The Foreign Exchange market, also called FOREX or FX, is the global market for currency trading. With a daily volume of more than $5.3 trillion, it is the biggest and most exciting financial market in the world. Whether you sell EUR 100 to buy US dollars at the airport or a bank exchanges 100 million US dollars for Japanese yen with another bank, both are FOREX deals. The players on the FOREX market range from huge financial organizations, managing billions, to individuals trading a few hundred dollars.
Currency speculation is considered a highly suspect activity in many countries.[where?] While investment in traditional financial instruments like bonds or stocks often is considered to contribute positively to economic growth by providing capital, currency speculation does not; according to this view, it is simply gambling that often interferes with economic policy. For example, in 1992, currency speculation forced Sweden's central bank, the Riksbank, to raise interest rates for a few days to 500% per annum, and later to devalue the krona.[85] Mahathir Mohamad, one of the former Prime Ministers of Malaysia, is one well-known proponent of this view. He blamed the devaluation of the Malaysian ringgit in 1997 on George Soros and other speculators.
Foreign exchange fixing is the daily monetary exchange rate fixed by the national bank of each country. The idea is that central banks use the fixing time and exchange rate to evaluate the behavior of their currency. Fixing exchange rates reflect the real value of equilibrium in the market. Banks, dealers, and traders use fixing rates as a market trend indicator.
The forex market consists of trading pairs of international fiat currencies pegged against each other where traders speculate and hedge risk on the price of a specific national currency appreciating or depreciating relative to another currency. Interestingly, there is no central forex exchange, and all trading is open 24 hours a day, more than 5 days a week, with OTC financial trading centers operating in major cities around the world.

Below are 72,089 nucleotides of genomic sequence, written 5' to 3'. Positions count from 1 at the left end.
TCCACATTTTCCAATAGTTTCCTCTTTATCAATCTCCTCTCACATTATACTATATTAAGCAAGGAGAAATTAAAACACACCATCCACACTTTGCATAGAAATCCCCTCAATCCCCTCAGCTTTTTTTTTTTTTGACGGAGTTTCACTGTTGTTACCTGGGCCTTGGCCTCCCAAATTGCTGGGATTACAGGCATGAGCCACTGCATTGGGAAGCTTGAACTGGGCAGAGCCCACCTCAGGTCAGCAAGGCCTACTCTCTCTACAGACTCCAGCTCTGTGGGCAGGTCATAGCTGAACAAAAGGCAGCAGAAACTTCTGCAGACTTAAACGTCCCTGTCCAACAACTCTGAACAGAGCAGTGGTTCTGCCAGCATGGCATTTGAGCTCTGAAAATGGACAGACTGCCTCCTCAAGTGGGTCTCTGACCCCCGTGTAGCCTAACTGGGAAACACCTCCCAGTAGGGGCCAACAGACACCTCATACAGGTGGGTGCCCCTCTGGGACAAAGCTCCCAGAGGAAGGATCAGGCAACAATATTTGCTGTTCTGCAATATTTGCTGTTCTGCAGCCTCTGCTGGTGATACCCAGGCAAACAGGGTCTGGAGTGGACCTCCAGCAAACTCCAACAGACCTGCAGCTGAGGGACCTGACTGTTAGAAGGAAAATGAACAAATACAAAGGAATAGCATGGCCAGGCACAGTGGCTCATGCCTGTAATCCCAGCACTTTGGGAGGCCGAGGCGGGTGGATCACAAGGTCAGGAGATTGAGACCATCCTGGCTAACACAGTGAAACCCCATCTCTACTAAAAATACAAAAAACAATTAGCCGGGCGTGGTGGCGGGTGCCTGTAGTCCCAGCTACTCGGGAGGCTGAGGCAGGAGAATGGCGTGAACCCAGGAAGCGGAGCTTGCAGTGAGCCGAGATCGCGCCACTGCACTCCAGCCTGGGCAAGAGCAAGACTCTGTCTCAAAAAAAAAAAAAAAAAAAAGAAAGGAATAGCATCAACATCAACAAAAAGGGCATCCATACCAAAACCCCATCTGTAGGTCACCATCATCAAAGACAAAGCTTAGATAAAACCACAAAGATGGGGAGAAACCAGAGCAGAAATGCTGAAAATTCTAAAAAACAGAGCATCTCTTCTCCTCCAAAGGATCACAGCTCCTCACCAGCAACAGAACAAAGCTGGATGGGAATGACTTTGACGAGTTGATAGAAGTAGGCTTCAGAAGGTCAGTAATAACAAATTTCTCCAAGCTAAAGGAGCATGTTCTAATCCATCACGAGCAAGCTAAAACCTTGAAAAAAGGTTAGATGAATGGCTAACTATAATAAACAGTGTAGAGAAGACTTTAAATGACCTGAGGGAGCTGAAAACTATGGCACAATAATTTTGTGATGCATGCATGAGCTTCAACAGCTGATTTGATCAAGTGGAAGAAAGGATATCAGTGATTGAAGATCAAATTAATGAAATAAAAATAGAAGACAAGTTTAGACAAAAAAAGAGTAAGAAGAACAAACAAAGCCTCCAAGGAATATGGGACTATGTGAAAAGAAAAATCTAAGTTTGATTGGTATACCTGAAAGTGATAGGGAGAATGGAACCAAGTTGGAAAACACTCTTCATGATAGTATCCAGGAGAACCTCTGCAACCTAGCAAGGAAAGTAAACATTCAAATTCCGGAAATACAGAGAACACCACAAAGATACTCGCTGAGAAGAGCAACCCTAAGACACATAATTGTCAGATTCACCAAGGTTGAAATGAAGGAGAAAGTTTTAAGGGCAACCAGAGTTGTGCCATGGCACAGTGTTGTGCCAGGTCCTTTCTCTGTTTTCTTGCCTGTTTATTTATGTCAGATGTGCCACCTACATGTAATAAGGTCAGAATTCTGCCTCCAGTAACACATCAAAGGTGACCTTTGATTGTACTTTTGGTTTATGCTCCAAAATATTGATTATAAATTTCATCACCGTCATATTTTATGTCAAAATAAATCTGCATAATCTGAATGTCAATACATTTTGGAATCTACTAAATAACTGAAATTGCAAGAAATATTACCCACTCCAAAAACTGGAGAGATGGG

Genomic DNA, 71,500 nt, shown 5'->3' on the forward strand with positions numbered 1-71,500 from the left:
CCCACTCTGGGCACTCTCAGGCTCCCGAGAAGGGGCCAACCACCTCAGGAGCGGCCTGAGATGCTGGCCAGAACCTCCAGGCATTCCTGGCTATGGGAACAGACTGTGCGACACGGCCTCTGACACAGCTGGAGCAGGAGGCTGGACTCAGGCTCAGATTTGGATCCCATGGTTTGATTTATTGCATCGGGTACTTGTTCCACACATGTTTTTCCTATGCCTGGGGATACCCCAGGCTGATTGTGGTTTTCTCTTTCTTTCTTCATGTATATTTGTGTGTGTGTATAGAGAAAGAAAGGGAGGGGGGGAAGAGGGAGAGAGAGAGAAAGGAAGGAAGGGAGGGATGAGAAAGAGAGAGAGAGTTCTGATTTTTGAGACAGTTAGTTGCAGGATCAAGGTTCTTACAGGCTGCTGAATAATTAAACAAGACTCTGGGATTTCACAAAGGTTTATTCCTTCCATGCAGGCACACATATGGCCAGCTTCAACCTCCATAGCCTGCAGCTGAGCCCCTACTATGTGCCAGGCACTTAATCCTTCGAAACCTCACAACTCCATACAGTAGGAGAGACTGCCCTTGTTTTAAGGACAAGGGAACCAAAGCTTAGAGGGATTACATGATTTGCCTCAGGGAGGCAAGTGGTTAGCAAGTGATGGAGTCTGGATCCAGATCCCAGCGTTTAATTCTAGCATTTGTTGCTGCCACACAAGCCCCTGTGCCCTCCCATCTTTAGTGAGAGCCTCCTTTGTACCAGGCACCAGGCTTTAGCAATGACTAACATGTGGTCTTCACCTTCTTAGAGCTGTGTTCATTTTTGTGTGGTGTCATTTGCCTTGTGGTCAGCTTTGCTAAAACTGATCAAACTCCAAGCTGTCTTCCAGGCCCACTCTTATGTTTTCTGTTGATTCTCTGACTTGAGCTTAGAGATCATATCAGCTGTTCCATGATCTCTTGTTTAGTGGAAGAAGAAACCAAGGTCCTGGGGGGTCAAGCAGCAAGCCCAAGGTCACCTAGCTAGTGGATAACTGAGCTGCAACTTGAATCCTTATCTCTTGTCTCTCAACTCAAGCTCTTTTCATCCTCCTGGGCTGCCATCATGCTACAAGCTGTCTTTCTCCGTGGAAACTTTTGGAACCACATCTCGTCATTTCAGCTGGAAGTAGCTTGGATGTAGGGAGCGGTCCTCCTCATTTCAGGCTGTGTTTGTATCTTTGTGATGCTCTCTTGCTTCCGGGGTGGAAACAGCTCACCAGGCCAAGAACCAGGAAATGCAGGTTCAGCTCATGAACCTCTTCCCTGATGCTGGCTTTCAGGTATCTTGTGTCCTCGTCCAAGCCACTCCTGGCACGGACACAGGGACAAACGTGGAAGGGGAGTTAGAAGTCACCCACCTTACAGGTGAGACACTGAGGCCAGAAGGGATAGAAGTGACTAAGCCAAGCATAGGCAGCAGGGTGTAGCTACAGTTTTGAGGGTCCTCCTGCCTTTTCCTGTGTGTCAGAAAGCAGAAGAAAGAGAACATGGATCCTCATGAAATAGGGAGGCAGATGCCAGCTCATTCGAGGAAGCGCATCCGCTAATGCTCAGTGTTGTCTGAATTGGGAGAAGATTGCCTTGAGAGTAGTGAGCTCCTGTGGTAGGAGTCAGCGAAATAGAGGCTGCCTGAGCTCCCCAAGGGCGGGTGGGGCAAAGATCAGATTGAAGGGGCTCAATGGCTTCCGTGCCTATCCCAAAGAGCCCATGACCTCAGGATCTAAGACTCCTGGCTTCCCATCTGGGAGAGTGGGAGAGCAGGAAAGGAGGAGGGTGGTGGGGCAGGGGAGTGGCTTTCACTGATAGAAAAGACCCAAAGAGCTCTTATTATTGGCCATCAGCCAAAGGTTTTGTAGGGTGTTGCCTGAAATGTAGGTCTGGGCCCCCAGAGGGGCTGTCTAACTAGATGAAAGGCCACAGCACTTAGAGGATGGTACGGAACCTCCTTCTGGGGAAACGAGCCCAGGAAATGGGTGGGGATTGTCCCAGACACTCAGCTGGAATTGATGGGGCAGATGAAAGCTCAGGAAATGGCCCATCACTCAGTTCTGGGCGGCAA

It’s great having an effective once a day trading method and system. However, even a consistent strategy can go wrong when confronted with the unusual volume and volatility seen on specific days. For example, public holidays such as Christmas and New Year, or days with significant breaking news events, can open you up to unpredictable price fluctuations.
"There is a very high degree of risk involved in trading securities. With respect to margin-based foreign exchange trading, off-exchange derivatives, and cryptocurrencies, there is considerable exposure to risk, including but not limited to, leverage, creditworthiness, limited regulatory protection and market volatility that may substantially affect the price, or liquidity of a currency or related instrument. It should not be assumed that the methods, techniques, or indicators presented in these products will be profitable, or that they will not result in losses." Learn more.
The forex market is divided into tiers based on the amount of money being traded. The upper layer consists of major commercial banks and securities dealers, who account for 51 percent of all transactions in the market. Citigroup Inc. is the leading currency trader in the foreign exchange market, accounting for 12.9 percent of the overall market in 2016.

Once Nixon abolished the gold standard, the dollar's value quickly plummeted. The dollar index was established to give companies the ability to hedge this risk. Someone created the U.S. Dollar Index to give them a tradeable platform. Soon, banks, hedge funds, and some speculative traders entered the market. They were more interested in chasing profit than in hedging risks. 

The need to exchange currencies is the primary reason why the forex market is the largest, most liquid financial market in the world. It dwarfs other markets in size, even the stock market, with an average traded value of around U.S. $2,000 billion per day. (The total volume changes all the time, but as of August 2012, the Bank for International Settlements (BIS) reported that the forex market traded in excess of U.S. $4.9 trillion per day.)